Thursday, December 18, 2014

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Oneida Mayor says proposed pet abatement law will no longer limit pets

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CNY/NNY/S. Tier: Oneida Mayor says proposed pet abatement law will no longer limit pets
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ONEIDA, N.Y. -- After many animal lovers spoke out against the idea a proposed law limiting the number of pets in Oneida has been revised. An updated proposal will focus on smell, noise and general behavior instead.

After a public hearing last month, a vote on the proposal was tabled.

Several trips to Oneida City Hall to state her case against pet limits later, and now animal lover Claudette Buss is finally leaving knowing her voice was heard.

"I don't think that they should limit how many animals you should have ," said Claudette Buss, a pet owner. "That one dog can be a nuisance compared to five dogs. It all depends on who has them and how well they behave and how well the owners behave."

Under the original version of the law, families owning more than four cats and dogs would have been grandfathered in, meaning they wouldn't have to give up any pets. But it still made people with multiple animals uneasy.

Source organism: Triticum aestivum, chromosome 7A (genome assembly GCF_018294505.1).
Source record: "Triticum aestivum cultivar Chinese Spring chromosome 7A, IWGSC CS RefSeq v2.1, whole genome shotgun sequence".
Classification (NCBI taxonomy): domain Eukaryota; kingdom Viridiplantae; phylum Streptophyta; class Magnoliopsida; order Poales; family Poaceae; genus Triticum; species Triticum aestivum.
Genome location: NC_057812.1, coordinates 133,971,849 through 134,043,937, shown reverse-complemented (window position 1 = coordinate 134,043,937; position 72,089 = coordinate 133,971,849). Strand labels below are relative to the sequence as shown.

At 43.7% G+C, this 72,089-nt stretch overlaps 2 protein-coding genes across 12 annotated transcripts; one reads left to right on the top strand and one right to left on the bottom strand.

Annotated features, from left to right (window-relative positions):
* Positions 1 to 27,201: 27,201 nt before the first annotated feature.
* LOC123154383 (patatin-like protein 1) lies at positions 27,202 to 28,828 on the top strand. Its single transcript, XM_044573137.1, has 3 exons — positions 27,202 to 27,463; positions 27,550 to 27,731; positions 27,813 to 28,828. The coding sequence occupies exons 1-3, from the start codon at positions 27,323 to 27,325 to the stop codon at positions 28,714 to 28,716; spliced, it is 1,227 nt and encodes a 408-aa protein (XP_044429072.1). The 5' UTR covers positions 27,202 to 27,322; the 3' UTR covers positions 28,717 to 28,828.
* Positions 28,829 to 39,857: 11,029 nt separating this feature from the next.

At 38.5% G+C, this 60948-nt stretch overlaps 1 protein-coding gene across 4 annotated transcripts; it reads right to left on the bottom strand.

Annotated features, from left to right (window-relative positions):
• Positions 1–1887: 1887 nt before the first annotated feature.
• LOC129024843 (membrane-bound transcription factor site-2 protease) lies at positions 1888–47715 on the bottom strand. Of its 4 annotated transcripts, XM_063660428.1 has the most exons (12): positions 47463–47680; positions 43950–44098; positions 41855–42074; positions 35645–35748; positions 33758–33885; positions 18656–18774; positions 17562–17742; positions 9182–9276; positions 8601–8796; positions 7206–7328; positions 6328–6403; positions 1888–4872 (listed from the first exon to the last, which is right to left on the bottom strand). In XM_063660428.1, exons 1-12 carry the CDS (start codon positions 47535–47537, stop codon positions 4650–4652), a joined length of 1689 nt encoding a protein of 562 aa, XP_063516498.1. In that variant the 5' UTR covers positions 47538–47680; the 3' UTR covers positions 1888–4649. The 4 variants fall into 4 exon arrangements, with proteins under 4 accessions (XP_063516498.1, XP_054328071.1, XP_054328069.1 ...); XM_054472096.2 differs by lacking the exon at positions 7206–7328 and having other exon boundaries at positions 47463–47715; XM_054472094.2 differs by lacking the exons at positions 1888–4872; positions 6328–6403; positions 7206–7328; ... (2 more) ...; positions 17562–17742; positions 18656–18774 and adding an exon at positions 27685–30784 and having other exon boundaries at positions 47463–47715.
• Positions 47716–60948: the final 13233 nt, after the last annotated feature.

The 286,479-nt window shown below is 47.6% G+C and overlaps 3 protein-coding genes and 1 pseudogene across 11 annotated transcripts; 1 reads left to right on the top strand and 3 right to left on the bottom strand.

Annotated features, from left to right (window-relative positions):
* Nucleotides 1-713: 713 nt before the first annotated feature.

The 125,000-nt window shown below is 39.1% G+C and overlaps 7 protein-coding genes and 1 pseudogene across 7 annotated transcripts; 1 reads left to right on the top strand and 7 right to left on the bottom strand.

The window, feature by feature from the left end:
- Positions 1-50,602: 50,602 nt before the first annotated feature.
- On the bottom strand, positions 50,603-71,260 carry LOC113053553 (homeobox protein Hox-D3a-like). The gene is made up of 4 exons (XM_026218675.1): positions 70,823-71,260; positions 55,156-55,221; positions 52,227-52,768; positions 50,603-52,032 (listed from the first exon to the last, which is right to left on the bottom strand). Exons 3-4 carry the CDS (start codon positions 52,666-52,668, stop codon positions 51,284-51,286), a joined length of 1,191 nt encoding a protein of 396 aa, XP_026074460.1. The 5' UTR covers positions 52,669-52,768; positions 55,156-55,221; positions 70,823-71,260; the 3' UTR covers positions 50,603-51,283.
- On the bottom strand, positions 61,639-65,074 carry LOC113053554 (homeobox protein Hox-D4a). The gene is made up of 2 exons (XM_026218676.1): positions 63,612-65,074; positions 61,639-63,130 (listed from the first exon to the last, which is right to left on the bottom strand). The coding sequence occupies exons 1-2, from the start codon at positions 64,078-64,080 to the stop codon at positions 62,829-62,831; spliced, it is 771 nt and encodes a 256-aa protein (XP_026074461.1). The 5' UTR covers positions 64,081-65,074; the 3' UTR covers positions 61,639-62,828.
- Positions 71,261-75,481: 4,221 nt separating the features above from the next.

When asked how many pets she had, Claudette Buss laughed.

"Above and beyond what the limit says. But what I was fearing most is if one of my pets should die, I couldn't replace that pet."

One of the reasons for shifting the focus from number of animals to behavior is the amount of people in the area who foster rescue animals.

"Given that there are people that are actually restoring those animals to better health and caring for them in a very dutiful and loving way, it didn't seem sensible to make it difficult or penalize them when they're actually part of the solution," said Alden Max Smith, Mayor of the City of Oneida.

While animal lovers are pleased the updated proposal won't restrict quantity, they do hope it will still address the mental health of pet owners.

"Hoarding is an issue and that's what they need to look into," said Buss. "It's a mental illness. If you have 20 dogs they all should be licensed, rabies and proof of everything.
In a hoarding incident they're not going to have any of that."

The Mayor says legislation will be re-drafted for a vote at next month's Common Council Meeting. If you suspect animal abuse or negligence, you can visit this linkfor information on reporting it. ClientIP:, UserAgent: CCBot/2.0 ( Profile: TWCSAMLSP